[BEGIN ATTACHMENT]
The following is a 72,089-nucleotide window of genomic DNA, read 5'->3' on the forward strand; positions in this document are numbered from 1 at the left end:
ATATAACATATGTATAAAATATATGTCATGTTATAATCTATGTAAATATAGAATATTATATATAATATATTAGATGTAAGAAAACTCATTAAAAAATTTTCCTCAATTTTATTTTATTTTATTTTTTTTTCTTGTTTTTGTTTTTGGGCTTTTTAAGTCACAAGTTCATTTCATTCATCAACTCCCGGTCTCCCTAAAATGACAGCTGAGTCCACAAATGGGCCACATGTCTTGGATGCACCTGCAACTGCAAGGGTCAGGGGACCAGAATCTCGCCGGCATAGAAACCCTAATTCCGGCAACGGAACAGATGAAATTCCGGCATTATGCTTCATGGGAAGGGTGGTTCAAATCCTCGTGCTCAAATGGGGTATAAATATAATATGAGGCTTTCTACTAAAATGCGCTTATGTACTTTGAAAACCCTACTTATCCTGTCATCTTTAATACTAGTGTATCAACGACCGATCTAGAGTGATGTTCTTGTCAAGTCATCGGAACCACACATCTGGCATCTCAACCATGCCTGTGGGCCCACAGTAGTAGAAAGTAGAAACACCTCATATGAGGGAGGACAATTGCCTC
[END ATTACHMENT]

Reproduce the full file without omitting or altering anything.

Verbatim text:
The following is a 72,089-nucleotide window of genomic DNA, read 5'->3' on the forward strand; positions in this document are numbered from 1 at the left end:
ATATAACATATGTATAAAATATATGTCATGTTATAATCTATGTAAATATAGAATATTATATATAATATATTAGATGTAAGAAAACTCATTAAAAAATTTTCCTCAATTTTATTTTATTTTATTTTTTTTTCTTGTTTTTGTTTTTGGGCTTTTTAAGTCACAAGTTCATTTCATTCATCAACTCCCGGTCTCCCTAAAATGACAGCTGAGTCCACAAATGGGCCACATGTCTTGGATGCACCTGCAACTGCAAGGGTCAGGGGACCAGAATCTCGCCGGCATAGAAACCCTAATTCCGGCAACGGAACAGATGAAATTCCGGCATTATGCTTCATGGGAAGGGTGGTTCAAATCCTCGTGCTCAAATGGGGTATAAATATAATATGAGGCTTTCTACTAAAATGCGCTTATGTACTTTGAAAACCCTACTTATCCTGTCATCTTTAATACTAGTGTATCAACGACCGATCTAGAGTGATGTTCTTGTCAAGTCATCGGAACCACACATCTGGCATCTCAACCATGCCTGTGGGCCCACAGTAGTAGAAAGTAGAAACACCTCATATGAGGGAGGACAATTGCCTC